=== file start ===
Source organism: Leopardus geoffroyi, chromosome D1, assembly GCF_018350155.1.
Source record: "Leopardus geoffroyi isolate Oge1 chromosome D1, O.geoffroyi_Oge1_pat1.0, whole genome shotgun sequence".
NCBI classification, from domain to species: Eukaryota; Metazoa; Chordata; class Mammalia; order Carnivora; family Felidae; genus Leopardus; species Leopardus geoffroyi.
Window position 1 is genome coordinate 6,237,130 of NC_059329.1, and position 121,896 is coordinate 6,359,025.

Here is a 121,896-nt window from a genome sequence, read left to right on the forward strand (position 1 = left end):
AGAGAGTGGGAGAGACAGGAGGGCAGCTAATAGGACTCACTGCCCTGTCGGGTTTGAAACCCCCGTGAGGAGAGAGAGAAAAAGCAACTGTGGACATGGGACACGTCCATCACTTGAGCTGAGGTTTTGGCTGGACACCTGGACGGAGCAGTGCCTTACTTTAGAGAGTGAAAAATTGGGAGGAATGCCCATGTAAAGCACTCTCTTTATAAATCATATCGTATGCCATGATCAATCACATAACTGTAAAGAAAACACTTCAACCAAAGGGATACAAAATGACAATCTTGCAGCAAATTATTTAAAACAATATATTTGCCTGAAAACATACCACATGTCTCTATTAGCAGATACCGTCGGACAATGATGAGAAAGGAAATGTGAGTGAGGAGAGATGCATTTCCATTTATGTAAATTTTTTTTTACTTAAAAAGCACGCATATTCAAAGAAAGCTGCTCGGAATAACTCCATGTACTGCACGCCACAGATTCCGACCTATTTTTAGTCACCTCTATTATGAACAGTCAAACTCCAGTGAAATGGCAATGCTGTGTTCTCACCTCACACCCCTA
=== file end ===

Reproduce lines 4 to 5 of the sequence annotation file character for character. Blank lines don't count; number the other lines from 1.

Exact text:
Window position 1 is genome coordinate 6,237,130 of NC_059329.1, and position 121,896 is coordinate 6,359,025.

Here is a 121,896-nt window from a genome sequence, read left to right on the forward strand (position 1 = left end):